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Author Topic: THE SCIENCE OF RELIGION By : Swami Chin may an an da  (Read 2552 times)

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THE SCIENCE OF RELIGION By : Swami Chin may an an da
« on: February 24, 2007, 01:09:54 AM »
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  • b]What Prompts Us to Sin[/b]

    Every religion and moral code in the world, irrespective of the era, age, race or language talks of sins and warns man to avoid them and to desist from committing them. But except in Vedanta we find in no other religion a direct explanation of what exactly "sin" is. Certain acts and attitudes are enumerated in the Bibles and the Qurans of the world, and even in Pauranic literature, we find such enumeration. But what exactly constitu¬tes a sin?

    The Rishis of the Upanishads ,are very clear on this point. To them an action is always neutral, neither a merit nor a sin. The motive, the deeper intentions in us make an act a sin or a merit. Thus a soldier -fighting for his country is not a murderer; a doctor operating upon a patient is not "wounding" him — and even if the patient collapses, the surgeon has not committed any "man-slaughter". When the intention is noble, the act is. also noble, whatever be the act. But having done an act, when it returns to the bosom in memory to make us regret our action, such self-insulting acts of compromise with our own knowledge are called sins.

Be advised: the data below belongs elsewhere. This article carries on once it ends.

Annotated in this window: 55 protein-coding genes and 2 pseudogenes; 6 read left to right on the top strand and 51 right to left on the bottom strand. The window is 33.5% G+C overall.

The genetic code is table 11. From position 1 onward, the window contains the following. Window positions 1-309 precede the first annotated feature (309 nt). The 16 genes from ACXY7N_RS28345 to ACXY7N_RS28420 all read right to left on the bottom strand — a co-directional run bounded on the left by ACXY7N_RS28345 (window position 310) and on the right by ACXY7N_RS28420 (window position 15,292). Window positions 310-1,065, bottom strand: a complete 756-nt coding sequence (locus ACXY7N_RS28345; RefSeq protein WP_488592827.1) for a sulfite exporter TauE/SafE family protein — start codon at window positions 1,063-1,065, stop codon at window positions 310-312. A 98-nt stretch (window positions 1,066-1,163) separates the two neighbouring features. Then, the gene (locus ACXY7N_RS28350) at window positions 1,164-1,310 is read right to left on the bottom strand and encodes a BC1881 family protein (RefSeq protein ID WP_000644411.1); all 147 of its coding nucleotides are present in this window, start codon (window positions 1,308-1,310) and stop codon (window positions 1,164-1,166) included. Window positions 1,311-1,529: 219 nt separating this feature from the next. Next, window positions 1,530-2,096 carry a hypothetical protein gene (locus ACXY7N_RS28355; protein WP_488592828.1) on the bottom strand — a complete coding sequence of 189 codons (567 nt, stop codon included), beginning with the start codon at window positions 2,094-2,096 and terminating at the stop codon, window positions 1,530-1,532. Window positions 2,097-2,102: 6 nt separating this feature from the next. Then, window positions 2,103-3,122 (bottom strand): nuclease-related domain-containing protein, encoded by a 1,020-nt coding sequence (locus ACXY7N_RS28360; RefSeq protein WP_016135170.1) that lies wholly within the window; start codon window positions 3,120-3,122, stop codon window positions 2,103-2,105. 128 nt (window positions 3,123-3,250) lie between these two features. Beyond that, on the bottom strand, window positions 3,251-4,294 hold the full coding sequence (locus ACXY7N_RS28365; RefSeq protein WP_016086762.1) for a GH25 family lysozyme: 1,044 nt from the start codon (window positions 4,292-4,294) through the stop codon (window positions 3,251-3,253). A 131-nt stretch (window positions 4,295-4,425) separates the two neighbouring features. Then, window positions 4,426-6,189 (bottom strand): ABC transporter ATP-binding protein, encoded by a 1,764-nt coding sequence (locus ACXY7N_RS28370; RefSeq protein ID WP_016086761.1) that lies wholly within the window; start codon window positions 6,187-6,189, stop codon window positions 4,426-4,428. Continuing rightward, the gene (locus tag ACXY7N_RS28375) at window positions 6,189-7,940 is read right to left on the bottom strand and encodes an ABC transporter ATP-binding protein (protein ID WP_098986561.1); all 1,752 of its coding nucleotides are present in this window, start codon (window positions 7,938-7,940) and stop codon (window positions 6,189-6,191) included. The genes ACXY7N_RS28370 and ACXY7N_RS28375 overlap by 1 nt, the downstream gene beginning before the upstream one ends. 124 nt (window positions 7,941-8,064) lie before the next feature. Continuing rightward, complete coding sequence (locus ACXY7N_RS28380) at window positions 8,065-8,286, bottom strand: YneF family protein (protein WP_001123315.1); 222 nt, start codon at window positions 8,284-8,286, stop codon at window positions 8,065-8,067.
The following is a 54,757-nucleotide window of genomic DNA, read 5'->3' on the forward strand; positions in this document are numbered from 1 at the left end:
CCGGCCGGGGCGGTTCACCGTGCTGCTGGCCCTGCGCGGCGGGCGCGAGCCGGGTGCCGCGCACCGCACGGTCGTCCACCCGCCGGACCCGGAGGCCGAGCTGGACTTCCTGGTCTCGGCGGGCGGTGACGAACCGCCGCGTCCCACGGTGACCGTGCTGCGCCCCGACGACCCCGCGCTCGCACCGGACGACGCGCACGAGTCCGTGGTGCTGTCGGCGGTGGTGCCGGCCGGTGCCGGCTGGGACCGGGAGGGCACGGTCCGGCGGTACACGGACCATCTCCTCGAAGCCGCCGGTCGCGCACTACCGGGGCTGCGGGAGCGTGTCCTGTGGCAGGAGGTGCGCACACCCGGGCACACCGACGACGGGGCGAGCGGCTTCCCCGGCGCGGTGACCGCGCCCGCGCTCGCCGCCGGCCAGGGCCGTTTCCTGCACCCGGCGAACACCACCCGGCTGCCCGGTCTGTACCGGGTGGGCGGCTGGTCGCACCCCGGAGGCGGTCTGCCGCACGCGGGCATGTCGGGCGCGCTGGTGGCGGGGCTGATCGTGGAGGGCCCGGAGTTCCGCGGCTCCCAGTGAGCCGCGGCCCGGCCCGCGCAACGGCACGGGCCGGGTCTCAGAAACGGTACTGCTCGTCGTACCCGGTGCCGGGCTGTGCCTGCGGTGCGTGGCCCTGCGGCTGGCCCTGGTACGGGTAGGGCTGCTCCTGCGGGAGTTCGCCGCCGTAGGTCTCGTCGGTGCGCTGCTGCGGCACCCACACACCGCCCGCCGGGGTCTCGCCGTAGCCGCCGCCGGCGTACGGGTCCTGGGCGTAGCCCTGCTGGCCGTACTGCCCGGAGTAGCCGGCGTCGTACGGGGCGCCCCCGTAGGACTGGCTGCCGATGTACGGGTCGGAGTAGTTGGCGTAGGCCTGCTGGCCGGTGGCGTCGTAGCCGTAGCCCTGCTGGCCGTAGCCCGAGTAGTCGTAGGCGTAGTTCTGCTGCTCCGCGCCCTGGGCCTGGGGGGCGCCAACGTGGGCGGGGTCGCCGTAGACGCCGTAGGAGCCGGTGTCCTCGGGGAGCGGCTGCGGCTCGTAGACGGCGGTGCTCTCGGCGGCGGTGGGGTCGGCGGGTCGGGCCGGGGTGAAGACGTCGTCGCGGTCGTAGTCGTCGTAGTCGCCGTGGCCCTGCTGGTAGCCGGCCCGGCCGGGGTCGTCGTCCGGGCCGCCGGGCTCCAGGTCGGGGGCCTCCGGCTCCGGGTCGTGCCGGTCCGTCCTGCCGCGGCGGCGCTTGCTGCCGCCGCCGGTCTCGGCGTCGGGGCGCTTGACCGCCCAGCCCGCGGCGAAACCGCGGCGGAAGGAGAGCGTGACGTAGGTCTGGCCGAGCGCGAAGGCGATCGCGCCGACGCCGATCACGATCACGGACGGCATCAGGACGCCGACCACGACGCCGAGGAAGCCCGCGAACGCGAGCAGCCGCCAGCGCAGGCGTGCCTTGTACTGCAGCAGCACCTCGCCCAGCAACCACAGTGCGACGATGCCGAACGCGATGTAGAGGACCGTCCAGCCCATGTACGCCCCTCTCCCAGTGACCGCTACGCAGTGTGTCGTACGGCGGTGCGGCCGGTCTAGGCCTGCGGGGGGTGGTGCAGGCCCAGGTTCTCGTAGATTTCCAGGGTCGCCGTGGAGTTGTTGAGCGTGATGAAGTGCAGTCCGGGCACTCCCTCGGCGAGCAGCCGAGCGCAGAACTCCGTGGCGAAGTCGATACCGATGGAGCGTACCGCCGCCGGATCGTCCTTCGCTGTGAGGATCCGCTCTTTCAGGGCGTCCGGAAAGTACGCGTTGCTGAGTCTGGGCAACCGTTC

Then what prompts us to compromise with what we know to be the ideal, the virtuous, and the perfect way of life? Arjuna asks (111-36) "Now impelled by what, O Krishna, "does man commit sin, even against his own wishes, as though driven by a force?" This is AN ETERNAL question. Man has asked this question in the past. Every-one of us at one time or another must have felt the strong urge to compromise with what we know to be right. In spite of this, often we are driven to acts which we know are insulting to our knowledge and social status— the level of our life's evolution and our cultural dignity. Now Arjuna is asking, what is this terrible 'negative' force — the devil in man that impels him to compromise with his wisdom to commit sins? (atha Kena prayukthoyam paapam charathi purushah).

    Before the incident we know what is right and what is wrong. After the incident we regret the compromise we made during the incident. Why is it that at the actual moment of committing the wrong-act we have apparently no compunction, no hesitance?  spite of us we are guilty of regrettable acts of violence, of indecency, of immorality, of corruption, of falsehood? Why? Why? Why? What is the dark and dreary power that is compelling us to do, "even if we do not want to do it" (anicchannapi)" as though driven by a force" (balaadiva niyojithah.)

    This is a universal question — a doubt that arises in everyone's mind at least once during the lifetime, if one be even slightly introspective. The Lord's answer to this question is so plain, so straight, so direct and clear that there can be no more any lingering doubt about it in the mind.